About once per month my daughter Shelby and I plan and enjoy a day together. While we see each other weekly and speak almost every day, these outings are our time to do something a little special. We call these Sundays with Shelby. This week we agreed to explore Persia…through her cuisine.
We are fortunate to live in an area bursting with so many fabulous restaurants, representing the ethnic diversity of our city. Rumi’s Kitchen, conveniently located just a short drive from Shelby’s house, was such an exciting discovery.
We went for the food, but the ambiance grabbed our attention the minute we walked through the oversized front door. The best way to describe the interior is open. Open floor plan, open kitchen, open ceiling (converted warehouse feel, with natural light at the roof top). Shades of grays and blues, stone and concrete, stacks of stoneware plates and bowls of every size. I’m such a tourist in my own city, snapping pictures left and right.
Our server, Paniz, was very receptive to our request for recommendations. She described every appetizer on the menu in lovely detail, so many to choose from. Our obvious indecision prompted her to suggest an appetizer sampler. Yes please.
Before that was delivered she brought us a complimentary house appetizer plate to “awaken our palates.” The beautiful wooden plate consisted of fresh mint and tarragon, feta cheese, olives, walnuts, radishes, and two baskets of warm taftoon flatbread. I looked across the table at my beautiful daughter smiling back at me with contentment and she said “I am so happy right now.”
Next came our Appetizer Sampler. We were expecting a single plate or platter, but instead were delighted when three servers arrived all carrying beautiful little bowls and plates each with their own story. You know me by now, I’m all about the presentation and they nailed it.
Shirazi Salad (Tomatoes, Persian cucumbers, onions, parsley in a citrus dressing) which was similar to a salsa but without heat.
Kashk Badenjoon (fried eggplant with crispy onions and mint) was my kind of spread. Very similar in taste to Baba Ghanoush, creamy and rich.
Hummus….really good hummus.
Yogurt Trio (Persian Cumber, Sundried Shallot, Spinach) was a fun way to try these flavor infused yogurts. The spinach was our favorite (sorry Shelby, seems the leftover take-home container made it into my bag instead of yours. Btw, Dad loved it).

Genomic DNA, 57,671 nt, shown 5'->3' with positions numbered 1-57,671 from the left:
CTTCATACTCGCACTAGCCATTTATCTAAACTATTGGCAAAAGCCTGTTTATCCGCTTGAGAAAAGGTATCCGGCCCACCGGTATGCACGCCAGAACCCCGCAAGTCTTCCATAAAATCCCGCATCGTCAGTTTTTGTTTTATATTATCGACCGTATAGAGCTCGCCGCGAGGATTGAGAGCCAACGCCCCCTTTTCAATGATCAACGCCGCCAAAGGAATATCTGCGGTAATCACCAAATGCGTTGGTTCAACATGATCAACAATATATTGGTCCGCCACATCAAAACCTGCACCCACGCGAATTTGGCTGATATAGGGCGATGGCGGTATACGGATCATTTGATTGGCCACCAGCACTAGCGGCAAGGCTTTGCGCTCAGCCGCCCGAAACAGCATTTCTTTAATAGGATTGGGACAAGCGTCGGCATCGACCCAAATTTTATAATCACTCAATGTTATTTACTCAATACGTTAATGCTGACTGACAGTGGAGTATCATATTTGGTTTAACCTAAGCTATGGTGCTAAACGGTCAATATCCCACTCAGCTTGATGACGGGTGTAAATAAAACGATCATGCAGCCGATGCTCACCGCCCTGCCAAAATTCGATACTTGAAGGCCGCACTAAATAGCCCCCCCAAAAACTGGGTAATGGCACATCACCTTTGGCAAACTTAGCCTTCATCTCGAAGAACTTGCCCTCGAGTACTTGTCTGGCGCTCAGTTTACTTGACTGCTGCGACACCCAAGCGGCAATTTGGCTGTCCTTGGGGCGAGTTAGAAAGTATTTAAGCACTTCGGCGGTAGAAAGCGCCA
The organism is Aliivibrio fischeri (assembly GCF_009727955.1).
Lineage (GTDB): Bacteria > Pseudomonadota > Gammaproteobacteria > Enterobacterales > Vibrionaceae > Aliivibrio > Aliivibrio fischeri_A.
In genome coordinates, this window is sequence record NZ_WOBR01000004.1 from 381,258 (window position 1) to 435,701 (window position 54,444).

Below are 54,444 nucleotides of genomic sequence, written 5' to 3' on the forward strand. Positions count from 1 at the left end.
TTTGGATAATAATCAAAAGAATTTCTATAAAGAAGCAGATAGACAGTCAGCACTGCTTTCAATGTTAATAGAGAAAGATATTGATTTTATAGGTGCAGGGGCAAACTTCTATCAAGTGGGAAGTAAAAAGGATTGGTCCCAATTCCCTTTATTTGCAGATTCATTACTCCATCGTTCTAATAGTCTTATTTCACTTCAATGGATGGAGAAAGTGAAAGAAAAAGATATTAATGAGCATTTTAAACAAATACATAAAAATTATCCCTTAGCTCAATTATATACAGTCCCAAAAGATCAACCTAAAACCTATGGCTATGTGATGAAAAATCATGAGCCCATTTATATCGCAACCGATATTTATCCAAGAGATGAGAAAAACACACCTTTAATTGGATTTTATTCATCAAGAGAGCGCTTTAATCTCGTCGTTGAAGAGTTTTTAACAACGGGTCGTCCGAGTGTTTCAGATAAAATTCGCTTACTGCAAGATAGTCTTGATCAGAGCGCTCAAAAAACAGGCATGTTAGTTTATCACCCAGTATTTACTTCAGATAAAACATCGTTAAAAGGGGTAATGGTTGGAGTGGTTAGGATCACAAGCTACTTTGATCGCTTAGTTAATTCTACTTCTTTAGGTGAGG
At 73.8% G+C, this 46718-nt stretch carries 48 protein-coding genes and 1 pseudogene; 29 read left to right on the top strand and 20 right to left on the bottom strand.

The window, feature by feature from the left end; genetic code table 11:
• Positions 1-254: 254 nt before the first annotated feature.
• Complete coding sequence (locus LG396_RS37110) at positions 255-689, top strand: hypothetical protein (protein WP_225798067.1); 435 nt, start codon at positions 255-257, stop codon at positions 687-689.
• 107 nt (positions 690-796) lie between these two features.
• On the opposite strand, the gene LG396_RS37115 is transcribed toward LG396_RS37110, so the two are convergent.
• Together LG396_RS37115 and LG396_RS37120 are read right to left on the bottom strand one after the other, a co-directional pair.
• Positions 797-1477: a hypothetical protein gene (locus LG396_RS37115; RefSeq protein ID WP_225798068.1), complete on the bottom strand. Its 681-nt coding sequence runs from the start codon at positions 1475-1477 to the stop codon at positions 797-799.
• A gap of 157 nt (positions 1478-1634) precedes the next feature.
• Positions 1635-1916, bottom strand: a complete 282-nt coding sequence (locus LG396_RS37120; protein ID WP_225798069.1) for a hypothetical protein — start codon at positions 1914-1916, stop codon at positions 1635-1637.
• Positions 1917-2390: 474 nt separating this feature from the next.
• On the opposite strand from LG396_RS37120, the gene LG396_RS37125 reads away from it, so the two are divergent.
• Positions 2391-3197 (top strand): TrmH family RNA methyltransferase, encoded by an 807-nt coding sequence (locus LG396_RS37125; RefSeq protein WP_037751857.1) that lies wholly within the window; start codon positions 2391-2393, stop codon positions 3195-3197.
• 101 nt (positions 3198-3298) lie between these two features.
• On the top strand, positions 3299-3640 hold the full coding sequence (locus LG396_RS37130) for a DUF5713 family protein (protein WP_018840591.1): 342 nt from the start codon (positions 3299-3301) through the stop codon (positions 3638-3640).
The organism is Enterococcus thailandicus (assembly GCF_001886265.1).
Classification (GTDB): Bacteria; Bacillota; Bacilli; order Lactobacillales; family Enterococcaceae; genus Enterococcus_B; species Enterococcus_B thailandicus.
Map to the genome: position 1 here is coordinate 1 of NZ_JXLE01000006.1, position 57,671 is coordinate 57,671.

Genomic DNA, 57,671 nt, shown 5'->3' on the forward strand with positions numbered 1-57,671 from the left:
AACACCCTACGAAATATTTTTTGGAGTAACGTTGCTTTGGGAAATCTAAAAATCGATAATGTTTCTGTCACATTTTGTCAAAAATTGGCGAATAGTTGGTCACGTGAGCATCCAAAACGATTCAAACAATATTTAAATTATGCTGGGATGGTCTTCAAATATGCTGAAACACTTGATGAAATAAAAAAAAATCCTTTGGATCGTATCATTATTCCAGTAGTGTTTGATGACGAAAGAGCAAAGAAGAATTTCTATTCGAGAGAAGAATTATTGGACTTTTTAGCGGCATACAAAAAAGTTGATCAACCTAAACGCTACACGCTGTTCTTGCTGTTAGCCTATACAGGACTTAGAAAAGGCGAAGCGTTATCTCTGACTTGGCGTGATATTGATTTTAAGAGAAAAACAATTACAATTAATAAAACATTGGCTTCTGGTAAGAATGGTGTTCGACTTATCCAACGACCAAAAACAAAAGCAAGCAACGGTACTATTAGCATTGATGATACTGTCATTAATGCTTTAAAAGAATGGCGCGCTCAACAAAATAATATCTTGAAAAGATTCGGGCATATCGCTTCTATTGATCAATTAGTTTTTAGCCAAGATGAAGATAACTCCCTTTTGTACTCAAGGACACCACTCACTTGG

Mirza Ghasemi (smoky eggplant and tomato spread) with strong smoked paprika flavor. Good but not our favorite.
Dolmeh (minced beef, rice, fresh herbs with a sweet ‘n sour pomegranate flavor…wrapped in grape leaves). I was a big fan, Shelby not so much.
Each of the items listed above are eaten with their heavenly taftoon flatbread made in these gorgeous ovens.
We could have been quite happy nibbling on all of these gorgeous appetizers, yet wanted to try one more authentic Persian dish. Shelby asked Paniz to choose her favorite chicken kabob, she selected Chicken Barg, seasoned with saffron. And also recommended their special rice which sounded amazing. And (yes, I just began two sentences in a row with ‘And’) she gladly offered to split the entrée and presented us each with picture perfect plates. Behold the beauty that is Persian Jeweled Rice.
Persian Jeweled Rice – Long grain basmati rice infused with saffron rose water, tossed with slivered almonds and pistachios, sugared orange peel, barberries, and raisins. This special rice is the number one reason we will be revisiting Rumi’s Kitchen. A variety of textures and sweet bursts of flavor surprises in every bite. We must have had looks of lust all over our faces because the manager approached our table and shared that in Iran it is most common to serve Jeweled Rice at Weddings, therefore giving it the nickname Wedding Rice. It was just beautiful on every level.
Here’s a recipe for Persian Jeweled Rice from my friend Samantha with The Little Ferraro Kitchen. Lovely.
I don’t want to forget to tell you about Sumac. This little pot of love is full of the ground dried fruit from sumac plants. It was suggested that we sprinkle it on most everything. Sumac has a tangy, almost lemony flavor and was wonderful on our rice and chicken. Before discovering sumac, the spice….my only point of reference was the poison sumac plants that dotted the tree line of our childhood campsite. Every time we arrived Mom reminded us not to eat the berries…”they’re poisonous.” No fear here, ‘poison’ sumac has white clusters of fruit…not this gorgeous crimson red.
Thank you Rumi’s Kitchen for the wonderful experience you offered us. We will be back, but it may be a bit. There are still several International flavors we’d like to ‘travel’ before we’re ready for repeat visits. Although I would be expecting a call for an extra large take-out order of Jeweled Rice.
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